PS Plus isn’t Xbox Game Pass because it’s actually been built to survive

Sony’s PS Plus subscription service differs from the Xbox Game Pass in many important ways. However, the most significant difference is it’s been built to last, not as a promotional push.

PS Plus is Sony’s attempt to compete with Microsoft’s highly successful video game subscription service, Xbox Game Pass. Game Pass changed the landscape of the gaming industry when it launched by giving gamers access to a library of games for a flat rate (paid monthly or yearly).

And as it turns out, gamers are open to the Netflix model. Not wanting to miss a trick, Sony has re-launched PS Plus, previously their online gaming service, to compete. That said, there are a few key differences.

game pass
Image: Xbox Game Pass / Microsoft

PlayStation Studios games won’t debut on PS Plus

One of the biggest draws of Game Pass is that it theoretically stops you from having to purchase costly new release video games. Microsoft is currently committed to launching their first-party games on Game Pass on day one, which could save you a lot of money (if you actually want to play those games).

The relevant issue here is that historically Sony has had the edge over Microsoft in terms of first-party titles. Series like God of War, Horizon Forbidden West and The Last of Us are proof of this. It would be superior if PS Plus were to mimic the Game Pass model.

Microsoft has expanded their studio roster enormously over the last few years (Bethesda, Activision Blizzard, inXile) in an attempt to compete, and it looks to have worked somewhat. However, this progress really equates to levelling the field.

This story gets interesting because Sony isn’t willing to copy Microsoft with PS Plus. PlayStation CEO Jim explained:

…putting our own games into this service, or any of our services, upon their release… as you well know, this is not a road that we’ve gone down in the past. And it’s not a road that we’re going to go down with this new service.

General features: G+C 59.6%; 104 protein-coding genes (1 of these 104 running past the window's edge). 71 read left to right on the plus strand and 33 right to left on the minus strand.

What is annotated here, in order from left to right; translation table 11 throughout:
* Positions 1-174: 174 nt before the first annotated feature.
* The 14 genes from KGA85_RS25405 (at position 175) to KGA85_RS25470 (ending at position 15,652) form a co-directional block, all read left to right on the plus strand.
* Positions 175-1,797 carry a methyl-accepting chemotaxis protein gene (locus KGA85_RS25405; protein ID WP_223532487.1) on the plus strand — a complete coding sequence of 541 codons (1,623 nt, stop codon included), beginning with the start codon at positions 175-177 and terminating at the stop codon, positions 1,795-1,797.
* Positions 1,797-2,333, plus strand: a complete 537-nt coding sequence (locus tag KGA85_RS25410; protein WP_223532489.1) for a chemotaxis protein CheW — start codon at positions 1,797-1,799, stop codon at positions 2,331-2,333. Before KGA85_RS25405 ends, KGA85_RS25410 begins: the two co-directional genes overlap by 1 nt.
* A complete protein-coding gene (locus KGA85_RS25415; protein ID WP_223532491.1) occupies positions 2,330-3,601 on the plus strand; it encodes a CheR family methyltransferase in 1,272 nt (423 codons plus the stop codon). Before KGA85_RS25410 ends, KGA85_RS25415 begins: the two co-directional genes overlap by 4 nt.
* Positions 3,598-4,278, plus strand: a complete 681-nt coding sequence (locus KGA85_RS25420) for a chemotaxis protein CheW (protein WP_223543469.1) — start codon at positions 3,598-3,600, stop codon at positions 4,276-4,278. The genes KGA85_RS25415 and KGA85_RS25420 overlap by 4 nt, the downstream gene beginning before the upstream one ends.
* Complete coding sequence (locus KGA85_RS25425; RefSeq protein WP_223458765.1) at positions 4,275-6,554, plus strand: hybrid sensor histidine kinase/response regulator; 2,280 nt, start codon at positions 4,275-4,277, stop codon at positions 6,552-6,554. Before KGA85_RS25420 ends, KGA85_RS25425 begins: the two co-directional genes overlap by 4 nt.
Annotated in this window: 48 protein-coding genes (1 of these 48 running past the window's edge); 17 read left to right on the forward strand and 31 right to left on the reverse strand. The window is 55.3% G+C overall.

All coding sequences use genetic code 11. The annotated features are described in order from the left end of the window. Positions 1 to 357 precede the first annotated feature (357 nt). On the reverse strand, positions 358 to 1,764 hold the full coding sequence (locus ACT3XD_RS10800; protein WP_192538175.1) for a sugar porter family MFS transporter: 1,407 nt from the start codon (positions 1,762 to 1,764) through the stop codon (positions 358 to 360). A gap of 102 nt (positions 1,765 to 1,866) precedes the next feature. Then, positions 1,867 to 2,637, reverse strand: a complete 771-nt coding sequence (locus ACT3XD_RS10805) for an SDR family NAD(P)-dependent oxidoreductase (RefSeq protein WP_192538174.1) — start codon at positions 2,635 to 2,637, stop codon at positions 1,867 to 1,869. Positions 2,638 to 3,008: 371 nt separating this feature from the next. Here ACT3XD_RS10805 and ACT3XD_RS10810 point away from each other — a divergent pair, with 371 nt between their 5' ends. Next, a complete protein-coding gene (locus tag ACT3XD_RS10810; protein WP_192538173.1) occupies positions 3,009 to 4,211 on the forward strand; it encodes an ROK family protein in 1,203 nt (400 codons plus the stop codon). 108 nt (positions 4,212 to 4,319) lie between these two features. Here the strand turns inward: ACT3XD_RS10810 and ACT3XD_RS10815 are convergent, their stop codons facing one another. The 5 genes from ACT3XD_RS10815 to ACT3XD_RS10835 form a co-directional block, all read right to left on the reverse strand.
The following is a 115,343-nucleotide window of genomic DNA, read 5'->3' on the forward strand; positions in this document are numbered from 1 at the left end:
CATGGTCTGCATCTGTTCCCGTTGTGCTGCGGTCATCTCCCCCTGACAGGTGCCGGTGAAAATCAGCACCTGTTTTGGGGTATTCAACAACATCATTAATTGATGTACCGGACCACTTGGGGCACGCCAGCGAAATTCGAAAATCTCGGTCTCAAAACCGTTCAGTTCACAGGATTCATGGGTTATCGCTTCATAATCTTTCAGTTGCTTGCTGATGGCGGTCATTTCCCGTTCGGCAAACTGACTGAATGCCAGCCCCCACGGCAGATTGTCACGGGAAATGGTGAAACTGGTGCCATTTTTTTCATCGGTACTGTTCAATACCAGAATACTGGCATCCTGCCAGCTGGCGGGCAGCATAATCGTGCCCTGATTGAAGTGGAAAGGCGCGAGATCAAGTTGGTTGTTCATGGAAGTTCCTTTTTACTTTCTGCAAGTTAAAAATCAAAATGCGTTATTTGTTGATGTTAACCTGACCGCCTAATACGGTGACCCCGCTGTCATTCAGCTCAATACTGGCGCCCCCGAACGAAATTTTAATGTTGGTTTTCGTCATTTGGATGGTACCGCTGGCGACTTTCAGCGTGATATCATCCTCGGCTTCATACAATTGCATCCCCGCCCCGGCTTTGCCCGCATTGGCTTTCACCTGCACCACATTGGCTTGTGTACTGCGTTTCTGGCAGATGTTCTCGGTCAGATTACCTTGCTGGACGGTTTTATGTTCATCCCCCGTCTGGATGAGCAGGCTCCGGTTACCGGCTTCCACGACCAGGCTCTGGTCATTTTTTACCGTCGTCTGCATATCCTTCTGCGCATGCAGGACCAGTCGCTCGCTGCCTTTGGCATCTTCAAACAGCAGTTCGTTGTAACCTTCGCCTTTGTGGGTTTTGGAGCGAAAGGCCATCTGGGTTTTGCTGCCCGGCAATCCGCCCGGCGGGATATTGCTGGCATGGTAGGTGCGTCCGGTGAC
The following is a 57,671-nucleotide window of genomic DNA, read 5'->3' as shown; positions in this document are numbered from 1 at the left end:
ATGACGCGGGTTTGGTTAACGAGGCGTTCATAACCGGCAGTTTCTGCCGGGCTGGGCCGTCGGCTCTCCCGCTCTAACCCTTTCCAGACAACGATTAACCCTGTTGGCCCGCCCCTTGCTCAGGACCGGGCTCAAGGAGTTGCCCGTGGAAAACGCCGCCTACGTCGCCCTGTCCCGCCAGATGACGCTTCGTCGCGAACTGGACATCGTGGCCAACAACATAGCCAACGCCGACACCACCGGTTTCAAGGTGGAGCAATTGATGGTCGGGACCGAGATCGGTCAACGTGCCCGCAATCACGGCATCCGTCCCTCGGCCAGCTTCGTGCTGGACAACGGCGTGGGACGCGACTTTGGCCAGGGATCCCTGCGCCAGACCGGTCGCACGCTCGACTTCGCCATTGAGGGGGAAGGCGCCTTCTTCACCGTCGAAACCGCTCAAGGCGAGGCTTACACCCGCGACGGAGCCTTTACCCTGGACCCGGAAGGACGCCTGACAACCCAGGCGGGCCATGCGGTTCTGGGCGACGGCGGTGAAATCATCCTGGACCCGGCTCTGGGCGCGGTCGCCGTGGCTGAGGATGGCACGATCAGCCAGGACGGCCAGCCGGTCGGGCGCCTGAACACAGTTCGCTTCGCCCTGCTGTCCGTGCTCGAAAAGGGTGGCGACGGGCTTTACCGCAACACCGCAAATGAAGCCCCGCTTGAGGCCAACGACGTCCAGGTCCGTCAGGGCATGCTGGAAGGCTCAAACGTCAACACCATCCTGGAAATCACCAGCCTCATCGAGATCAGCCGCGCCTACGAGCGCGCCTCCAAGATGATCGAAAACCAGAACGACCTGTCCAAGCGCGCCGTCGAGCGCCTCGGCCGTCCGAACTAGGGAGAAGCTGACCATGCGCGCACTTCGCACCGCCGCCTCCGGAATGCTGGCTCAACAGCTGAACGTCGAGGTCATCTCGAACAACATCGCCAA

We feel if we were to do that with the games that we make at PlayStation Studios, that virtuous cycle will be broken. The level of investment that we need to make in our studios would not be possible, and we think the knock-on effect on the quality of the games that we make would not be something that gamers want.

Why Game Pass won’t last

When Microsoft launched Game Pass, they wanted to change their business paradigm, as well as the spending landscape of the gaming industry. It’s worked to the point that Sony feels threatened enough to launch PS Plus.

However, as stated by Jim Ryan, they won’t be putting their first-party games on PS Plus because it doesn’t make financial sense. Microsoft’s Xbox Game Pass also doesn’t make financial sense – they’ve just been willing to haemorrhage money in the short term to stick it to their competition.

This won’t last forever though. Business is business, and it’s about making money. Once Microsoft has established itself in this space, it will change its model again.

god of war ps plus
Image: God of War Ragnarok / Santa Monica Studio

Netflix and Uber both ran themselves at a loss for years. Once they were established and trusted brands though, they made cuts to improve profitability. In the context of Microsoft Game Pass, this would mean increasing the subscription fee or removing day one releases. And this is going to happen eventually.

PS Plus on the other hand, appears to have been designed to be profitable from the start. Sony isn’t trying to reel you in with a deal that’s too good to be true and then pull the rug out from underneath you. They are offering a service that’s potentially a good option for many gamers and selling it as such.

While less exciting and sexy than Game Pass’s promotional push, that honesty shouldn’t be discounted. It’s become a rarity in the video game industry.